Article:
After a mostly-perfect trip to San Francisco a few months ago—a trip complete with narrowly escaping white slavery, meeting my Virtual Girlfriend and her amazing rack, and hyena laughing with my dear long-distance palsie who left me with a four-poster bed and weighty heart at her departure last spring—I decided I would move there. I would sit in Golden Gate Park and go to actual museums in an actual city and eat ceviche on the street and meet people, new people, maybe even a new person to fall in love with after a courtship in which I would send her envelopes filled with ocean pebbles and lavender petals even though mailing rocks is kind of expensive. I thought I would move there and live under a coffee table or in a bunk bed with Small Fry, my other butt cheek, who would also move there and who is not just my other butt cheek but is also my Huck or my Tom depending on who’s in charge on any given afternoon. But I’m not going, at least not any time soon. It’s not that I don’t want to, but that I’m poor, so poor that if I had cable, I’d have to cancel it. This, Carrboro, North Carolina, is where I live. It just is. But my other butt cheek is moving there, to San Francisco, to the land of rainbows and rainbow flags, the land of fog and parks, where it’s okay to touch your girlfriend’s cheek the way your parents did when you young and they were in love. Small Fry, the person who looks nothing like me but gets mistaken for me as I get mistaken for her, is leaving tomorrow. The person who wakes me up in the morning and dances with me before noon, the person who is the other half of our package deal, the buy-one-get-one-free, is flying away.
Because I am as unable to think of the future as I am to sit on the furniture at the bar across the street because I heard a tall guy with long hair and neck tattoos who thinks his band will change the world finger banged a goth girl on the couch in front of the stage, it’s happening tomorrow and I’m not ready, not ready at all. I’m as unprepared to say goodbye as I’ll be when Kirk Cameron leads all the good Christians to heaven and leaves us sinners and sodomites to rot in the Church of the Bloody Mary, which is a hell where the eggs Benedict are always over-cooked and when you order a mimosa, the zombie servers bring you skim milk instead. But it is happening now. She is packing up her life and I am here, avoiding the truthful truth, the real truth, that I will take her to the airport tomorrow, ask if she has her ID and her ticket, get her bags out of the trunk, drop her off at the curb, and say goodbye.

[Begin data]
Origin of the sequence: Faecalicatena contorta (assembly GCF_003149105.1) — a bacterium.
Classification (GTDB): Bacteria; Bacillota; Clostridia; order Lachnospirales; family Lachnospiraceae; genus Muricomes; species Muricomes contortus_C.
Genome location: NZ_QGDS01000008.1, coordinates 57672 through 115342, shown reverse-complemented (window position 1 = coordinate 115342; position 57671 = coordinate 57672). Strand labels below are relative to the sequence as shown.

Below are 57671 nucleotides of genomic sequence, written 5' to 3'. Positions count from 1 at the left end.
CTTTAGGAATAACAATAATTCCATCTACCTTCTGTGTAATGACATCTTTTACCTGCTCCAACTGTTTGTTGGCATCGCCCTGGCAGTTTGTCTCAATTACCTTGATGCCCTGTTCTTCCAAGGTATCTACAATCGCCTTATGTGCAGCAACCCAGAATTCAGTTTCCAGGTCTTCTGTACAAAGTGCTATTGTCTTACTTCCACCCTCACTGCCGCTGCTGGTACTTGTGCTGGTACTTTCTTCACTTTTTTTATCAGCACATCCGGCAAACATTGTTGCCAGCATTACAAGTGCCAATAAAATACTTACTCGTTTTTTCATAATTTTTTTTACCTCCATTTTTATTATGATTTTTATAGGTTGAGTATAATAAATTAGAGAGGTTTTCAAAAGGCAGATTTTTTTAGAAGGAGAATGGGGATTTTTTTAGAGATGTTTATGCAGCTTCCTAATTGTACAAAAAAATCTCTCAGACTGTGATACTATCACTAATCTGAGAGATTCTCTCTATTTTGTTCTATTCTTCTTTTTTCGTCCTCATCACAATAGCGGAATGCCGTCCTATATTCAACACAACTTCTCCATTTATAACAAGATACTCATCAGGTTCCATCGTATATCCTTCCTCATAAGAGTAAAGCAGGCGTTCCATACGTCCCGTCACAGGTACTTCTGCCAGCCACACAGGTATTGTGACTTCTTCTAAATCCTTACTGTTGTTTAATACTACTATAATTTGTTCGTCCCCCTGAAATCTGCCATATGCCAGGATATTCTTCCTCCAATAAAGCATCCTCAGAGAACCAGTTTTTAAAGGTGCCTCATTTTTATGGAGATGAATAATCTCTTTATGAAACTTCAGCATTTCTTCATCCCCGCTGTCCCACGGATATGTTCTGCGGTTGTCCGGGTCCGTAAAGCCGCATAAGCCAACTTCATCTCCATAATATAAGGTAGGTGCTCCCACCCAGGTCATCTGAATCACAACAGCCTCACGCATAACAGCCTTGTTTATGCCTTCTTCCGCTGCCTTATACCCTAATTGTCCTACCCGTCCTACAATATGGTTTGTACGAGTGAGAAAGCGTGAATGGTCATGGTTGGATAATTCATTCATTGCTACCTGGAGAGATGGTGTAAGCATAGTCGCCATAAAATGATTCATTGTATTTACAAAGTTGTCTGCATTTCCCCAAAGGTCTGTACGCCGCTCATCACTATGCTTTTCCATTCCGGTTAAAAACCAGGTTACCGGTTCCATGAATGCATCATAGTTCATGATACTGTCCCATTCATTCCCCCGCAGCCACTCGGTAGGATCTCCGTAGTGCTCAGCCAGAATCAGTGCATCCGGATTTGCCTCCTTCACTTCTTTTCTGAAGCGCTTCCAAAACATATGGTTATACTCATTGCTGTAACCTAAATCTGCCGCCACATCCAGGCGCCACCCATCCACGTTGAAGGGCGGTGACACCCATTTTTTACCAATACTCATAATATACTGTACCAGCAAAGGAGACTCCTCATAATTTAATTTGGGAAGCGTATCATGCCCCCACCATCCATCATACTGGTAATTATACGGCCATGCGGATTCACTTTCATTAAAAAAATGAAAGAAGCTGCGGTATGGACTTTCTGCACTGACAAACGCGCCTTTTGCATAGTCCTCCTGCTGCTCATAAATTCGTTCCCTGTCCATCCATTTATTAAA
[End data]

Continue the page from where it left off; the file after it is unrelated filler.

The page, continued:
The first real goodbye I said was at sixteen when my twin sister went to boarding school. I don’t remember if we were particularly close as teenagers. I’m guessing we actually weren’t in the day-to-day sense. She was a good student, swam and played soccer, did her homework, looked normal, made good impressions, didn’t get in trouble. I spent most of my afternoons smoking weed out of tin cans or hollowed out apples with the seniors who adopted me because I would light their cigarettes and tell the cashier at Taco Bell that there was a hair in my burrito and give the free one to them. But even if Betsy and I weren’t all that close socially, didn’t have the same friends or do the same things, I was so very sad when she left. There is a moment in twins’ lives when you separate, a necessary, if unconscious, thing so that you are not tethered together for the rest of your dual lives, unable to love anyone else as much as you love each other. Most twins make this cut, but not all. There were twins in my college who did not. They dressed alike. They took the same classes, lived in the same dorm room, were indistinguishable except for different colored glasses—one frame blue, the other red. They will always be “the twins,” forever an egg that didn’t want to split. This was never going to be Betsy and I. We were always different, always individual, but her leaving was the first goodbye and it hurt all the same. Twins lives are parallel, separated by five minutes or eight minutes or an hour, but connected in time and genetics and sharing a body before you even were a body. And then, sixteen years after we slipped into the world, she was gone. When my parents and I drove away, separating us and I for the first time in our lives, I cried like I had never cried before.